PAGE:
Germany has the largest television market in Europe. It has a dual system, with public broadcasters (Das Erste—also known as ARD—and ZDF), free stations (RTL, SAT.1, ProSieben) and the pay-TV broadcaster Sky Deutschland, among others. Some popular TV shows include Tatort, a crime series running since 1970; Türkisch für Anfänger, a critically acclaimed comedy drama series; and Lindenstraße, a soap opera.
In 2015, Deutsche Welle (DW), Germany’s public international broadcaster, increased its South Asian presence with the launch of DWTV in India. Inaugurated by the German Ambassador to India, Dr Martin Ney, and Jawhar Sircar, CEO of Prasar Bharati, it focusses on news, lifestyle and regional content in English.
Radio rocks in Germany! With over 500 radio stations, it certainly is a popular medium with a vast reach. The national pubic radio broadcaster Deutschlandradio runs four stations. Deutsche Welle (DW), another publicly funded service, is beamed to Europe and overseas over short wave. Commercial radio largely follows regional content.
Germans are eager newspaper readers, making Germany the fifth-largest newspaper market in the world. Over 350 daily newspapers are published. Despite strong competition from TV and online media, newspapers still reach 70 per cent of the German population above 14 years. Leading national publications include Süddeutsche Zeitung, Frankfurter Allgemeine Zeitung, Handelsblatt, Die Welt and the tabloid Bild. The weekly news magazine DER SPIEGEL continues to shape public opinion. The Deutsche Presse-Agentur (dpa) is the largest German news agency.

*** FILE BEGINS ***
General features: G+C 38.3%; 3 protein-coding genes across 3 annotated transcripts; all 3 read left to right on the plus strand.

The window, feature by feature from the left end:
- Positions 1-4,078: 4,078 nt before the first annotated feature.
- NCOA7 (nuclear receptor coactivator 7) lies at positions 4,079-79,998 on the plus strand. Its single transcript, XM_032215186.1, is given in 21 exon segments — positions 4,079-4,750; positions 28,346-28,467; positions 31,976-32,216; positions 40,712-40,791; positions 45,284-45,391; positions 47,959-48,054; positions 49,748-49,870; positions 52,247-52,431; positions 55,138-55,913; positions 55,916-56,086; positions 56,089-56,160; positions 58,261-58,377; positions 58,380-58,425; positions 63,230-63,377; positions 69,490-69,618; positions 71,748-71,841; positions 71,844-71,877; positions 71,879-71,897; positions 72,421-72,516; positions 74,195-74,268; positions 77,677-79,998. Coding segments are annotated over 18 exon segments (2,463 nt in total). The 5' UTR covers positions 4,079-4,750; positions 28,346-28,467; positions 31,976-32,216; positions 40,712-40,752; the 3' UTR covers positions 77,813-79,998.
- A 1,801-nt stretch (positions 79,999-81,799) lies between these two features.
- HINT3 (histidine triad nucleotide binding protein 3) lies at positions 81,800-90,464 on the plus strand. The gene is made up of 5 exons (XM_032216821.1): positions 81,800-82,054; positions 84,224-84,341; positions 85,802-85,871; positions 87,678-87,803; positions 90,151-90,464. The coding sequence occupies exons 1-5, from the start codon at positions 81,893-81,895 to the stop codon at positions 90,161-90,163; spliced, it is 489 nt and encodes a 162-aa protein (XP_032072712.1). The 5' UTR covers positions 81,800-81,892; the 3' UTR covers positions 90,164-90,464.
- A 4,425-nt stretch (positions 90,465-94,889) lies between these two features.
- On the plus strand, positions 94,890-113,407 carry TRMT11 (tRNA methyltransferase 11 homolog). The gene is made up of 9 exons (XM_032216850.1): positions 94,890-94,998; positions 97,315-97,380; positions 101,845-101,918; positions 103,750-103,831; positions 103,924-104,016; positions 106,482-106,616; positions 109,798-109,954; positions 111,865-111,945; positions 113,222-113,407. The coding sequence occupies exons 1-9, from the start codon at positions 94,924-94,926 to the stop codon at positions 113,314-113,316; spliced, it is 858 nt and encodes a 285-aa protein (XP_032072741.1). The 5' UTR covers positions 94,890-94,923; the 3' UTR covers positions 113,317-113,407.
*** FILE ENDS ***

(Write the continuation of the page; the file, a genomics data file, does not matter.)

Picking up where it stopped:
Germans are also big on books. They have a strong tradition of literature and philosophy. The theologian Martin Luther translated the Bible into German, thereby setting the basis for the modern German language. Literary giants like Johann Wolfgang von Goethe, Friedrich Schiller, Friedrich Nietzsche, the Grimm brothers, Hermann Hesse, Günter Grass, Bertolt Brecht and Thomas Mann were all German! In addition to a rich literary canon, works by a younger generation of German writers like Bernhard Schlink, Daniel Kehlmann, Frank Witzel, Tanja Kinkel, Cornelia Funke and Herta Müller are ensuring a dynamic literary scene. Over 94,000 titles are published every year and Germany hosts some of the biggest literary events: the Frankfurt and Leipzig book fairs. Read on, Germany!